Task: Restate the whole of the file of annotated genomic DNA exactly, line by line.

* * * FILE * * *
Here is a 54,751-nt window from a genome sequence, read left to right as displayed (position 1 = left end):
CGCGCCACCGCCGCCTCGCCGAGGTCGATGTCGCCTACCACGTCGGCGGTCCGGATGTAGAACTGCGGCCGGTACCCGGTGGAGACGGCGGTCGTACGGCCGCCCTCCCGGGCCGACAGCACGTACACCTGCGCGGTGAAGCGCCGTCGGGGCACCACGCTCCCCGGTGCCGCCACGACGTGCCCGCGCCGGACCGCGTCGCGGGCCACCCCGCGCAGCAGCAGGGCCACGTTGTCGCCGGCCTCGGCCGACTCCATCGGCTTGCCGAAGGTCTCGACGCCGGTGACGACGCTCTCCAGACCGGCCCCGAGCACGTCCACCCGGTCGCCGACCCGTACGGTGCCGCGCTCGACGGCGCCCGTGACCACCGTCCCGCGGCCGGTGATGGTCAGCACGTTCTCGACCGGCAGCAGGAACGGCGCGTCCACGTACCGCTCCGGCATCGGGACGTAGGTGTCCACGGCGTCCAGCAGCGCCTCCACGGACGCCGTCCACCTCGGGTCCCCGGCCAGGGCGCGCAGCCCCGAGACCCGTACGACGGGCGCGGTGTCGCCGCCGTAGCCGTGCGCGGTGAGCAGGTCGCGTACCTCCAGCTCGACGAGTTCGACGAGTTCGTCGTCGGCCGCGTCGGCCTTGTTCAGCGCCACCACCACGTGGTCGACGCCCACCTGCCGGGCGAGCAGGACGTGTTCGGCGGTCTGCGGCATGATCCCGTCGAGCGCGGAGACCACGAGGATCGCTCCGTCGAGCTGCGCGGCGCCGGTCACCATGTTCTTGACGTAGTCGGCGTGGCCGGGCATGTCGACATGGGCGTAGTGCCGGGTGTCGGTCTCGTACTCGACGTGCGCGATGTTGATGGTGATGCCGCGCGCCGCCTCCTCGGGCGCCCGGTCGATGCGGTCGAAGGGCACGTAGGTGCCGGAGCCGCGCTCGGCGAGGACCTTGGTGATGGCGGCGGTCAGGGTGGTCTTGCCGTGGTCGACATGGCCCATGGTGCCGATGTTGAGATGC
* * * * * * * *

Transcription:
Here is a 54,751-nt window from a genome sequence, read left to right as displayed (position 1 = left end):
CGCGCCACCGCCGCCTCGCCGAGGTCGATGTCGCCTACCACGTCGGCGGTCCGGATGTAGAACTGCGGCCGGTACCCGGTGGAGACGGCGGTCGTACGGCCGCCCTCCCGGGCCGACAGCACGTACACCTGCGCGGTGAAGCGCCGTCGGGGCACCACGCTCCCCGGTGCCGCCACGACGTGCCCGCGCCGGACCGCGTCGCGGGCCACCCCGCGCAGCAGCAGGGCCACGTTGTCGCCGGCCTCGGCCGACTCCATCGGCTTGCCGAAGGTCTCGACGCCGGTGACGACGCTCTCCAGACCGGCCCCGAGCACGTCCACCCGGTCGCCGACCCGTACGGTGCCGCGCTCGACGGCGCCCGTGACCACCGTCCCGCGGCCGGTGATGGTCAGCACGTTCTCGACCGGCAGCAGGAACGGCGCGTCCACGTACCGCTCCGGCATCGGGACGTAGGTGTCCACGGCGTCCAGCAGCGCCTCCACGGACGCCGTCCACCTCGGGTCCCCGGCCAGGGCGCGCAGCCCCGAGACCCGTACGACGGGCGCGGTGTCGCCGCCGTAGCCGTGCGCGGTGAGCAGGTCGCGTACCTCCAGCTCGACGAGTTCGACGAGTTCGTCGTCGGCCGCGTCGGCCTTGTTCAGCGCCACCACCACGTGGTCGACGCCCACCTGCCGGGCGAGCAGGACGTGTTCGGCGGTCTGCGGCATGATCCCGTCGAGCGCGGAGACCACGAGGATCGCTCCGTCGAGCTGCGCGGCGCCGGTCACCATGTTCTTGACGTAGTCGGCGTGGCCGGGCATGTCGACATGGGCGTAGTGCCGGGTGTCGGTCTCGTACTCGACGTGCGCGATGTTGATGGTGATGCCGCGCGCCGCCTCCTCGGGCGCCCGGTCGATGCGGTCGAAGGGCACGTAGGTGCCGGAGCCGCGCTCGGCGAGGACCTTGGTGATGGCGGCGGTCAGGGTGGTCTTGCCGTGGTCGACATGGCCCATGGTGCCGATGTTGAGATGC